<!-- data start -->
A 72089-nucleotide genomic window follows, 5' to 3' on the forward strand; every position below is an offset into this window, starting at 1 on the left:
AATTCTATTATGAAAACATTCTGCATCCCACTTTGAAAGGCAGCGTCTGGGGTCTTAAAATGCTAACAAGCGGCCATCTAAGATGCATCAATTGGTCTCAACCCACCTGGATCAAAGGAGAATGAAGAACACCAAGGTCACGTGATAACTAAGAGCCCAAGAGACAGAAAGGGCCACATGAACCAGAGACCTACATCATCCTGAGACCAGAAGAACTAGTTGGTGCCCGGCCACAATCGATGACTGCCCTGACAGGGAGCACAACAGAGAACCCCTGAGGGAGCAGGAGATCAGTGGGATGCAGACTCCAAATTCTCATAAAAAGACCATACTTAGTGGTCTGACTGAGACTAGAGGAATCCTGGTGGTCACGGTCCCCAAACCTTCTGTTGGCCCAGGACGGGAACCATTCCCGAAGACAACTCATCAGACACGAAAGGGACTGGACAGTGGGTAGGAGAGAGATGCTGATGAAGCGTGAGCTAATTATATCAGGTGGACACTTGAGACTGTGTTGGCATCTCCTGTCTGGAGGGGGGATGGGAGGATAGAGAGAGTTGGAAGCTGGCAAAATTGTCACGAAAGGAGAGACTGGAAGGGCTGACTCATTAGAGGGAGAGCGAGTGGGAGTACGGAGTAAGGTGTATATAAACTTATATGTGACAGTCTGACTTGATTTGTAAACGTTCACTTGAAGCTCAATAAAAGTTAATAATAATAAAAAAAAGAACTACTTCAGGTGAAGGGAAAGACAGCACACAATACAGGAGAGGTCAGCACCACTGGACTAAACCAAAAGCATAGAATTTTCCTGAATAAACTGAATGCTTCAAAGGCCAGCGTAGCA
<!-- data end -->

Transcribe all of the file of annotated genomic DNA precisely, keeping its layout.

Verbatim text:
A 72089-nucleotide genomic window follows, 5' to 3' on the forward strand; every position below is an offset into this window, starting at 1 on the left:
AATTCTATTATGAAAACATTCTGCATCCCACTTTGAAAGGCAGCGTCTGGGGTCTTAAAATGCTAACAAGCGGCCATCTAAGATGCATCAATTGGTCTCAACCCACCTGGATCAAAGGAGAATGAAGAACACCAAGGTCACGTGATAACTAAGAGCCCAAGAGACAGAAAGGGCCACATGAACCAGAGACCTACATCATCCTGAGACCAGAAGAACTAGTTGGTGCCCGGCCACAATCGATGACTGCCCTGACAGGGAGCACAACAGAGAACCCCTGAGGGAGCAGGAGATCAGTGGGATGCAGACTCCAAATTCTCATAAAAAGACCATACTTAGTGGTCTGACTGAGACTAGAGGAATCCTGGTGGTCACGGTCCCCAAACCTTCTGTTGGCCCAGGACGGGAACCATTCCCGAAGACAACTCATCAGACACGAAAGGGACTGGACAGTGGGTAGGAGAGAGATGCTGATGAAGCGTGAGCTAATTATATCAGGTGGACACTTGAGACTGTGTTGGCATCTCCTGTCTGGAGGGGGGATGGGAGGATAGAGAGAGTTGGAAGCTGGCAAAATTGTCACGAAAGGAGAGACTGGAAGGGCTGACTCATTAGAGGGAGAGCGAGTGGGAGTACGGAGTAAGGTGTATATAAACTTATATGTGACAGTCTGACTTGATTTGTAAACGTTCACTTGAAGCTCAATAAAAGTTAATAATAATAAAAAAAAGAACTACTTCAGGTGAAGGGAAAGACAGCACACAATACAGGAGAGGTCAGCACCACTGGACTAAACCAAAAGCATAGAATTTTCCTGAATAAACTGAATGCTTCAAAGGCCAGCGTAGCA